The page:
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Walking away from Cosby: Deserters continue to add up

Sunday, July 12, 2015

Associated Press

The sexual-assault allegations against Bill Cosby already had damaged his career even before The Associated Press revealed last week that he admitted under oath in 2005 to obtaining quaaludes to give to young women he wanted to have sex with. But now even the hangers-on are walking away.

Here’s a look at the efforts to erase Cosby, and who’s sticking with him:


Promoting Awareness Victim Empowerment, a group supporting sexual assault victims, launched a campaign Wednesday to revoke Bill Cosby’s Presidential Medal of Freedom.

As of midday Saturday, more than 5,500 people had signed the petition posted on the White House’s “We the People” website. If the petition gets 100,000 signatures by Aug. 7, the White House will review it and respond.

President George W. Bush presented the nation’s highest civilian honor to Cosby in 2002, citing his revolutionary portrayal of blacks on TV and his dedication to education.

“Bill Cosby’s name does not belong among this distinguished list,” the group said.


A historically black college in southwest Ohio has covered up Bill Cosby’s name on a campus sign in front of a building named for him.

Edwina Blackwell Clark, a spokeswoman for Central State University in Wilberforce, told the Dayton Daily News that the school has covered up Cosby’s name on a sign in front of the Camille O. and William H. Cosby Mass Communications Center. The university said last week it was considering changing the name of the building. A final decision could be made this fall.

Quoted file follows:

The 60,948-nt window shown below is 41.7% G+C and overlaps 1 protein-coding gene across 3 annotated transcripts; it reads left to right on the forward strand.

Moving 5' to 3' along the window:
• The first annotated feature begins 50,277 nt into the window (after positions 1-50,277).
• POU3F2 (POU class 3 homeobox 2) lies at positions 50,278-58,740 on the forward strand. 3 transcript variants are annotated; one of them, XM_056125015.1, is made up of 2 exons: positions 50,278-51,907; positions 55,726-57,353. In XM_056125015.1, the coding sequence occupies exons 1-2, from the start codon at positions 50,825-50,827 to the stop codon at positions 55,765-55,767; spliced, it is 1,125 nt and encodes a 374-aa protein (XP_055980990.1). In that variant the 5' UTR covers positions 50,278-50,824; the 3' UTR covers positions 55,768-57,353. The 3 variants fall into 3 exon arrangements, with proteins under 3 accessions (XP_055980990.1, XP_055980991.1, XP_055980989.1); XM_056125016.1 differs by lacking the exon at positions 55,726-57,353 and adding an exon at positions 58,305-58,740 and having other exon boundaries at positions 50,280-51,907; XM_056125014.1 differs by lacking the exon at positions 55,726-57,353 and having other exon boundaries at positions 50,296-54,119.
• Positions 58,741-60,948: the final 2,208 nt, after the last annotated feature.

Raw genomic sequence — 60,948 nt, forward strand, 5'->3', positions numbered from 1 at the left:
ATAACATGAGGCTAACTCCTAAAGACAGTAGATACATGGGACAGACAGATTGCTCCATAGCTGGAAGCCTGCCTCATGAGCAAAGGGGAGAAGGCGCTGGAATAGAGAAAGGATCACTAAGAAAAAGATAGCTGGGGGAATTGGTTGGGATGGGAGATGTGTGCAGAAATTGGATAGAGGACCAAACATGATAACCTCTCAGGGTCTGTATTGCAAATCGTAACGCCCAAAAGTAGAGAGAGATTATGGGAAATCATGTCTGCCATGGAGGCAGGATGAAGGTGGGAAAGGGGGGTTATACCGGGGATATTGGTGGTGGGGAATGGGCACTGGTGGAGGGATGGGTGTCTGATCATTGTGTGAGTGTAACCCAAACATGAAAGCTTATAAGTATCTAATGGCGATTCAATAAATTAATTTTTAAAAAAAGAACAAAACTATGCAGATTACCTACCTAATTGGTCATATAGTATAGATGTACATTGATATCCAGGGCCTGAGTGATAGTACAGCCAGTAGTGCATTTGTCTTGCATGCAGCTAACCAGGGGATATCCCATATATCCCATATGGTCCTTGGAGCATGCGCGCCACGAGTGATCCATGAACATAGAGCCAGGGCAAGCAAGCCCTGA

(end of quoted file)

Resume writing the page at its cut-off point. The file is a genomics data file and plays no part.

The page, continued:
The Mural Arts Program in Cosby’s native Philadelphia is considering removing a work featuring the entertainer.

“Recent headlines” factored into its decision to move the mural much higher on a list of works up for decommissioning, a spokeswoman said Wednesday.

The mural celebrating Father’s Day features Cosby in a trademark purple sweater between South African leader Nelson Mandela and Archbishop Desmond Tutu.

It went up in 2008 but was considered for decommissioning because the wall where it’s painted is in bad shape.


Walt Disney World removed a statue of Cosby from its Hollywood Studios theme park in Florida after it closed Tuesday night, a spokeswoman said. The statue was at Disney’s Academy of Television Arts and Sciences Hall of Fame Plaza.


NBC already had walked away from plans to make another Cosby sitcom, TV Land took reruns of the 1980s-era “The Cosby Show” off the air, and Netflix shelved plans for a standup special.

Last week, the Bounce television network pulled reruns of the comedian’s CBS sitcom “Cosby.”

The smaller Centric cable network, which is affiliated with BET and aimed at black women, said it was dropping “The Cosby Show.” However, Hulu is offering every episode of “The Cosby Show,” and Amazon still offers it streaming, along with DVDs.


Black civil-rights leaders Thursday called on the Hollywood Chamber of Commerce to remove Bill Cosby’s star from the Hollywood Walk of Fame, saying it could otherwise become a “walk of shame.”

“Cosby to black America, is an icon, but once an icon figure betrays the trust of the community, we have to withdraw our support and condemn their actions,” said Najee Ali, who sought the star’s removal. “If they don’t remove that star, we can call it the walk of shame.”

The chamber said it had no plans to remove Cosby’s star.


The Smithsonian Institution is standing behind a museum exhibition that relies in part on the art collection of Bill Cosby and his wife. The Smithsonian’s National Museum of African Art opened the exhibition of African and African-American artwork in November.

The museum said Tuesday that it does not condone Cosby’s behavior but that the exhibit is about the artworks and the artists, not the collections’ owners.